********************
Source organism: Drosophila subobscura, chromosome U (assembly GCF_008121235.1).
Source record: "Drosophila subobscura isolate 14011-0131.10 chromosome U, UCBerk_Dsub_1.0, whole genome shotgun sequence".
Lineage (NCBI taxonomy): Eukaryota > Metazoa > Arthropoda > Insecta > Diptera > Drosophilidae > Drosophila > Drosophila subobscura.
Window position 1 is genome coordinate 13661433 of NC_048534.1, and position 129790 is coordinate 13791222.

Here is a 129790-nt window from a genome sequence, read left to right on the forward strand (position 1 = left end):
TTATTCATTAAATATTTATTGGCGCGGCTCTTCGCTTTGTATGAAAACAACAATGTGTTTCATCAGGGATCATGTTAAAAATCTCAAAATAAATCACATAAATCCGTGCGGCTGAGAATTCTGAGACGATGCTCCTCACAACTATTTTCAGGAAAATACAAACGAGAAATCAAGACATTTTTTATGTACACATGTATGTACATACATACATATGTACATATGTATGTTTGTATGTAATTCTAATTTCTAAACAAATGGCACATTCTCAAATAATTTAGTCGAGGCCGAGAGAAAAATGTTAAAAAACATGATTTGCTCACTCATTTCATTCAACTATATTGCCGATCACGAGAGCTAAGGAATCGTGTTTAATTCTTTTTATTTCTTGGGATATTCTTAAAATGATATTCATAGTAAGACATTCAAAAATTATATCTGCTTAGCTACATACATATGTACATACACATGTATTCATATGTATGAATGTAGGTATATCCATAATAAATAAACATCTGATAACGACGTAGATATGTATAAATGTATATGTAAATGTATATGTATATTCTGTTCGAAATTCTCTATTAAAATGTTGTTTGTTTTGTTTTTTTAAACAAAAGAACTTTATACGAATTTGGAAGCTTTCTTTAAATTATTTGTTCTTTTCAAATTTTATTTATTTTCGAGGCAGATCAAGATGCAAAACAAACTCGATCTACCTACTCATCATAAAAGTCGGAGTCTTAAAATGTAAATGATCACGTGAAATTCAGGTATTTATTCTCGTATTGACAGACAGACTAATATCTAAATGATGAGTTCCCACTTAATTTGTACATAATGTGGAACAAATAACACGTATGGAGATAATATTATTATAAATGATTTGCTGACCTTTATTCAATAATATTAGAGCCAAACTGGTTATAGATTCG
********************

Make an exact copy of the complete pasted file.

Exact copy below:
Source organism: Drosophila subobscura, chromosome U (assembly GCF_008121235.1).
Source record: "Drosophila subobscura isolate 14011-0131.10 chromosome U, UCBerk_Dsub_1.0, whole genome shotgun sequence".
Lineage (NCBI taxonomy): Eukaryota > Metazoa > Arthropoda > Insecta > Diptera > Drosophilidae > Drosophila > Drosophila subobscura.
Window position 1 is genome coordinate 13661433 of NC_048534.1, and position 129790 is coordinate 13791222.

Here is a 129790-nt window from a genome sequence, read left to right on the forward strand (position 1 = left end):
TTATTCATTAAATATTTATTGGCGCGGCTCTTCGCTTTGTATGAAAACAACAATGTGTTTCATCAGGGATCATGTTAAAAATCTCAAAATAAATCACATAAATCCGTGCGGCTGAGAATTCTGAGACGATGCTCCTCACAACTATTTTCAGGAAAATACAAACGAGAAATCAAGACATTTTTTATGTACACATGTATGTACATACATACATATGTACATATGTATGTTTGTATGTAATTCTAATTTCTAAACAAATGGCACATTCTCAAATAATTTAGTCGAGGCCGAGAGAAAAATGTTAAAAAACATGATTTGCTCACTCATTTCATTCAACTATATTGCCGATCACGAGAGCTAAGGAATCGTGTTTAATTCTTTTTATTTCTTGGGATATTCTTAAAATGATATTCATAGTAAGACATTCAAAAATTATATCTGCTTAGCTACATACATATGTACATACACATGTATTCATATGTATGAATGTAGGTATATCCATAATAAATAAACATCTGATAACGACGTAGATATGTATAAATGTATATGTAAATGTATATGTATATTCTGTTCGAAATTCTCTATTAAAATGTTGTTTGTTTTGTTTTTTTAAACAAAAGAACTTTATACGAATTTGGAAGCTTTCTTTAAATTATTTGTTCTTTTCAAATTTTATTTATTTTCGAGGCAGATCAAGATGCAAAACAAACTCGATCTACCTACTCATCATAAAAGTCGGAGTCTTAAAATGTAAATGATCACGTGAAATTCAGGTATTTATTCTCGTATTGACAGACAGACTAATATCTAAATGATGAGTTCCCACTTAATTTGTACATAATGTGGAACAAATAACACGTATGGAGATAATATTATTATAAATGATTTGCTGACCTTTATTCAATAATATTAGAGCCAAACTGGTTATAGATTCG